Weather in S. Africa in August

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May 18th, 2004, 01:03 PM
  #1
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Weather in S. Africa in August

Hello. I am planning to visit South Africa in August - Joberg, Cape Town, Kruger and the Garden Route. What type of clothing should I bring? Thanks.
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May 18th, 2004, 02:19 PM
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sandi
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MauraNYC - think of March in the northern hemisphere (I'm also in NYC but don't compare it exactly to NYC weather). You'll be coming out of Winter, but not quite Spring. It will still be chilly and/or cold in mornings and nights up near Kruger and there may still be possibilities of wet in the Cape area.

So - layers, layers, layers. The worldwide response for transitional periods. Regardless, while on safari, and in open vehicles, whether summer or winter, the wind picks up and you do need a hat, scarf, gloves, socks, and a thermal-t is a good item to have. And layers hold true in the CPT area, as weather is still changeable.

There are many posts on this board regarding weather in SA, and a search will bring them up for you to read. Just input "weather in South Africa" or "in Cape Town" or "Kruger" and click the GO and they'll be there.
 
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May 18th, 2004, 02:28 PM
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Johannesburg usually has dry, sunny weather in winter. Nights sometimes drop below freezing, but noon temperatures often rise to 60 deg F.

Expect the Kruger National Park to be dry and sunny as well. Nights will be cool, sometimes even frosty. Noon temperatures should be pleasant, in the low 70s F.

The Garden Route will be temperate with daytime temperatures in the low 60s F. You may encounter a little rain.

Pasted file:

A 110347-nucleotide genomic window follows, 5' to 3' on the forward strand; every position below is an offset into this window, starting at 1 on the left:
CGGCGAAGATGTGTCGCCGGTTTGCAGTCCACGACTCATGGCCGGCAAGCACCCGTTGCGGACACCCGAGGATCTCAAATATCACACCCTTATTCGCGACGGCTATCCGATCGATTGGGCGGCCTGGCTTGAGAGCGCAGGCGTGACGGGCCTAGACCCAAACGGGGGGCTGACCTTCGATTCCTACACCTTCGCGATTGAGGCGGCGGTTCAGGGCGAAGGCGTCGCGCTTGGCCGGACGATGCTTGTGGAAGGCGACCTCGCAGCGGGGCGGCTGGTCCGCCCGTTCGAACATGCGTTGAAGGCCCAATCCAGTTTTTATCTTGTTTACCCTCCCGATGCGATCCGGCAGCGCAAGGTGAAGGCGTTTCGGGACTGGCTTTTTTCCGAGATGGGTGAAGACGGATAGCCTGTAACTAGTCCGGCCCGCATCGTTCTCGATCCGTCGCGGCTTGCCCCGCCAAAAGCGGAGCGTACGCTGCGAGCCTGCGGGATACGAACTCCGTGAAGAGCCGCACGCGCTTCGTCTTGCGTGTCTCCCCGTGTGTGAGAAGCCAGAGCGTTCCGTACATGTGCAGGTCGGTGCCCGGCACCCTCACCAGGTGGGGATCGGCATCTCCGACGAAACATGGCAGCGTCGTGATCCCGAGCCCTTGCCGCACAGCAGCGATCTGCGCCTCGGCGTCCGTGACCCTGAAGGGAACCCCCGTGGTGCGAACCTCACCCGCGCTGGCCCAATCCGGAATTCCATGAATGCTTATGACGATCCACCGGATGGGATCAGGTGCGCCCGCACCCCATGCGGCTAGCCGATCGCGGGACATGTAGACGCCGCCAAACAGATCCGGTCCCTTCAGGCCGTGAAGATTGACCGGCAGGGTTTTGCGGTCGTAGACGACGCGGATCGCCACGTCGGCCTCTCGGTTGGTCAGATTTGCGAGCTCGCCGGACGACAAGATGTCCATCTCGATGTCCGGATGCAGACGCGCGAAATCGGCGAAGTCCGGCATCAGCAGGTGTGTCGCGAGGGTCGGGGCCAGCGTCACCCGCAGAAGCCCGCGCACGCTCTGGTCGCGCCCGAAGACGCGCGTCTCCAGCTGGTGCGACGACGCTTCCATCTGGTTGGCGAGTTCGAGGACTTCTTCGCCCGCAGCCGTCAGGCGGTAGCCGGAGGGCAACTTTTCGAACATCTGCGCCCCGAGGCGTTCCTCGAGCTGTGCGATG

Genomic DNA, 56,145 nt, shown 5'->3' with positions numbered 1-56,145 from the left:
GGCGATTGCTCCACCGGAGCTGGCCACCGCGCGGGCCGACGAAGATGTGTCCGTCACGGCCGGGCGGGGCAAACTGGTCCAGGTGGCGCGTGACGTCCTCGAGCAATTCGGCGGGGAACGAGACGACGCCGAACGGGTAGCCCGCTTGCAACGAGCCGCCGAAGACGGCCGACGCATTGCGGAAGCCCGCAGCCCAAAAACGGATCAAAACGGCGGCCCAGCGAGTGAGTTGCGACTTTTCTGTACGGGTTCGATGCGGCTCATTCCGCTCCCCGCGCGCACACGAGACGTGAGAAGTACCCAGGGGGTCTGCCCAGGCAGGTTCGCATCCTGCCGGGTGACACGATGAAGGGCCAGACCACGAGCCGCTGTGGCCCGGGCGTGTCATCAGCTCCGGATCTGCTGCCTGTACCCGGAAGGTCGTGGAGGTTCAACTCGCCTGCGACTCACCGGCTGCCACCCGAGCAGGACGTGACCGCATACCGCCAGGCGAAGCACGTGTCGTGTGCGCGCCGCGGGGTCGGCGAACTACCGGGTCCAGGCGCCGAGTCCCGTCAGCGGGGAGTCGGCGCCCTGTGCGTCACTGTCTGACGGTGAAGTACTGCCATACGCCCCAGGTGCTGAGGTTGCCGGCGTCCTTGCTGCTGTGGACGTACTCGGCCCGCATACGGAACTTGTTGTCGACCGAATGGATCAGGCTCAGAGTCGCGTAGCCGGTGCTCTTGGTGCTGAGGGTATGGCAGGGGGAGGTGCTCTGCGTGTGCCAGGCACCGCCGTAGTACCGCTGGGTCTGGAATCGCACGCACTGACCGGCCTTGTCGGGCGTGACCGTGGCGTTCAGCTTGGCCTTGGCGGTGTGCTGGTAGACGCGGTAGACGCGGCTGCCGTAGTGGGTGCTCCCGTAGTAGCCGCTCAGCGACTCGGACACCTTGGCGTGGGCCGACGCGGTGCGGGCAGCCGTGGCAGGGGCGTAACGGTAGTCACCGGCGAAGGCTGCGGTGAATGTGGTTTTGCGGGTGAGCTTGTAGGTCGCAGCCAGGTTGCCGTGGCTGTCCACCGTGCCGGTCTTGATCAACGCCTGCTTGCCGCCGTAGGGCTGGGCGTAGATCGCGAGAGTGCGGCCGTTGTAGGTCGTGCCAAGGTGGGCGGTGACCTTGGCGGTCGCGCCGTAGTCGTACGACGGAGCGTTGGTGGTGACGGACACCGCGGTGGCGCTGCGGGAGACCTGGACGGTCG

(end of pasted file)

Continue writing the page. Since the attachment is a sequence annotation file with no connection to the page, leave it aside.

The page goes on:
Cape Town's night time temperatures are around 45 deg F and day time temperatures range from low 60s to mid 60s F. As Cape Town has a mediterranean climate with a winter rainfall, you easily could encounter rain. You also may encounter a brisk wind in Cape Town.

You need to be able to add or subtract layers in response to changing temperatures.

At Kruger, on the Garden Route and during many sight seeing activities, you can dress casually. But do take some smart casual clothes as well, since you'll need them for dinner and perhaps even for daytime shopping in Johannesburg.

If a guide takes you on early morning and evening game drives in an open 4x4 vehicle in Kruger, you'll find the wind cold. Take a warm jacket, a woollen cap and gloves or mittens.

Natural colours that blend into nature (khaki and the like) are better for game drives, as they are less disturbing to animals. Some safari guides merely discourage white clothing, but I've read of a case here at Fodors where the guide point blank refused to take someone on a game drive till they'd covered up their white shirt.

Definitely take serious rain gear for Cape Town. You may be lucky and not need it, but it's better to be safe than sorry.

I went for an August hike in Hermanus, near Cape Town, and got thoroughly soaked. It was a lesson to me that there's a reason why some jackets are labelled water-resistant and others are labelled water-proof.

I've just previewed this message, and I see that Sandi already has responded. She's already stated the important stuff. However, since this message contains some additional information, I'll go ahead and post it anyway.
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May 18th, 2004, 02:52 PM
  #4
sandi
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Judy - there's never too much information, even if we sometimes feel we're repeating ourselves. But I love the way you have it down to the temps! I'm generally more flexible in my own mind when it comes to weather, as we never really know - these days anyway.
 
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May 18th, 2004, 03:18 PM
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>>>>>>I'm generally more flexible in my own mind when it comes to weather, as we never really know - these days anyway.<<<<<<

You're so right, Sandi. The weather seems so unpredictable all over the world these days.

I find that when my "real life" friends and acquaintances ask me about the weather in Africa, they don't seem to really "get it" till I quote actual temperatures. I guess that's why I try to give Fodorites temperatures as well.
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